A new NIH working group will spend the next year analyzing “novel alternative” and complementary research models to offer an “honest assessment of the scientific opportunity, both in terms of where these technologies hold promise and where they are limited in approach,” in the words of Lyric Jorgenson, acting director for the NIH Office of Science Policy.
Among the goals of the working group—which reports to the Advisory Committee to the Director (ACD)—is to help NIH “focus on strategically investing research into methods and models that are best able to answer the research question at hand,” according to Jorgenson, co-chair of the new Catalyzing the Development and Use of Alternative Methods to Advance Biomedical Research Working Group.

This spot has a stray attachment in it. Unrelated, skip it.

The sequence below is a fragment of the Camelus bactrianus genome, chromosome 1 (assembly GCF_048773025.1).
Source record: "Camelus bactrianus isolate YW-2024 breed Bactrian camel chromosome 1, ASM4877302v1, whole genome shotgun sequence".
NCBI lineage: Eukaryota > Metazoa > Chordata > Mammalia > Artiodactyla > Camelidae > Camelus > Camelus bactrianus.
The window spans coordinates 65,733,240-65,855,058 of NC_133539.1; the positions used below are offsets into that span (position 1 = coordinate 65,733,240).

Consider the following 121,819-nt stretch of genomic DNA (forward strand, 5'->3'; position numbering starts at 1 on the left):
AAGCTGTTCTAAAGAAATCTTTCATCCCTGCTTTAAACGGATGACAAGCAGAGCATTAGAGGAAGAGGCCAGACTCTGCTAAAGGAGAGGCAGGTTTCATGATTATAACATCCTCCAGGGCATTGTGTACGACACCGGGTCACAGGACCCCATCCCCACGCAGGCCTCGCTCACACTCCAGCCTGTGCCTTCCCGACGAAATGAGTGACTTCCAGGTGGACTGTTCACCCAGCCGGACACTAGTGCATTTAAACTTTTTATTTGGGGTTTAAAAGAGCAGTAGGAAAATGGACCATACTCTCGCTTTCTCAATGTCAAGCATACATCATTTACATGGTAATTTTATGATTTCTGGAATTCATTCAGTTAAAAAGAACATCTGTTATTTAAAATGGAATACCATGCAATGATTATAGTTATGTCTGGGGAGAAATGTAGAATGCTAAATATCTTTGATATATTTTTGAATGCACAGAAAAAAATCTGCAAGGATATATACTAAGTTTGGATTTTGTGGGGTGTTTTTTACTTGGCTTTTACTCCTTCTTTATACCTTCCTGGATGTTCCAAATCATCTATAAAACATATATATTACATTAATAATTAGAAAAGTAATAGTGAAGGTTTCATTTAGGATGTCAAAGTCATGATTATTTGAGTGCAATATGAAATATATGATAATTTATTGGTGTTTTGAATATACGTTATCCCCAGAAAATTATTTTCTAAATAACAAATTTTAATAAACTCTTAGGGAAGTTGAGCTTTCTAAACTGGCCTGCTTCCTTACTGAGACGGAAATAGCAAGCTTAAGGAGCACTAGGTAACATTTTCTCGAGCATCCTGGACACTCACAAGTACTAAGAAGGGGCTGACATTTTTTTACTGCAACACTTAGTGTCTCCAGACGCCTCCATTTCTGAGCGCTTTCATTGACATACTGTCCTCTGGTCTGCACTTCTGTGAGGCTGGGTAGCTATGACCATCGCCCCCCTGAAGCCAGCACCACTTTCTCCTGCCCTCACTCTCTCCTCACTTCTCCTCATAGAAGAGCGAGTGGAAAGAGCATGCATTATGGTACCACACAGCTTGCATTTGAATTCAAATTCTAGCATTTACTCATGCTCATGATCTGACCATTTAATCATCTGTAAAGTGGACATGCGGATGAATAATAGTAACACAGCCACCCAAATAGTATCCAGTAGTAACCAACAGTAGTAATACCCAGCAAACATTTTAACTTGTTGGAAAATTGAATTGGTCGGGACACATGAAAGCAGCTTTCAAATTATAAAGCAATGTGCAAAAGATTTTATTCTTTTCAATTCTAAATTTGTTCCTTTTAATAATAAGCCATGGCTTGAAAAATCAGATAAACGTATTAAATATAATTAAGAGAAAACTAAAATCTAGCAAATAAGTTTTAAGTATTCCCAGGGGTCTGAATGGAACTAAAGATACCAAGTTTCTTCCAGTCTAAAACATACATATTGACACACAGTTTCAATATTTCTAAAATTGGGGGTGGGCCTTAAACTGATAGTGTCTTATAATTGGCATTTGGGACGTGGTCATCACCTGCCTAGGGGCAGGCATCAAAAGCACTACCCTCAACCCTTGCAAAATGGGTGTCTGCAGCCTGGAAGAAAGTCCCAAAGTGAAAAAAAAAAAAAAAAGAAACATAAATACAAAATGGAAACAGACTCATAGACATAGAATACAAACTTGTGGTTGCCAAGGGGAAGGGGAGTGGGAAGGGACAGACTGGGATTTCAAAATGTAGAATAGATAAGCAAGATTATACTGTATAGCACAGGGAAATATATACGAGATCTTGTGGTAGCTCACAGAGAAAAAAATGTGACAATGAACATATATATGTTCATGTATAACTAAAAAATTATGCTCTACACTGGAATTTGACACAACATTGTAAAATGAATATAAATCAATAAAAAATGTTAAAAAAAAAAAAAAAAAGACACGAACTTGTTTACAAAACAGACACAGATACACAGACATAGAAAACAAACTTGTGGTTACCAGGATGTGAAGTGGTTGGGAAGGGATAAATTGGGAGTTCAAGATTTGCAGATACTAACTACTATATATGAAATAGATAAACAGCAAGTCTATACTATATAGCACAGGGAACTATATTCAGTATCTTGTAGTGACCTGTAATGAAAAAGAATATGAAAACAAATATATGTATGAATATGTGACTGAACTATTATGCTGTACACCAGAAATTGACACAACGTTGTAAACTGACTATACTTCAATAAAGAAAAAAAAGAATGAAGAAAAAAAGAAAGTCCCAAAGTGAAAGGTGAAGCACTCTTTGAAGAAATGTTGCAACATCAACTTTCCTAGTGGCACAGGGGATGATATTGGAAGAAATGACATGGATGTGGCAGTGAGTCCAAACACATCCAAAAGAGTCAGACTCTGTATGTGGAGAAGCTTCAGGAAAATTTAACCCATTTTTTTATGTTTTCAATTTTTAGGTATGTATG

Without offering specifics, Jorgenson said NIH needs to “acknowledge that…the potential of some of these methods have been oversold, and the value may be limited in terms of the scope and insight they can provide into the actual complexity of human biology, behavior and disease.”
Jorgenson presented plans for the working group at a special, one-hour meeting in November, adding that more information would be forthcoming at the ACD’s regular get-together early this month. The ACD is NIH’s highest-ranking external advisory body and generally meets twice yearly—in June and December.
The novel alternatives working group is co-chaired by Howard Chang, professor of cancer research and professor of dermatology and genetics at Stanford University.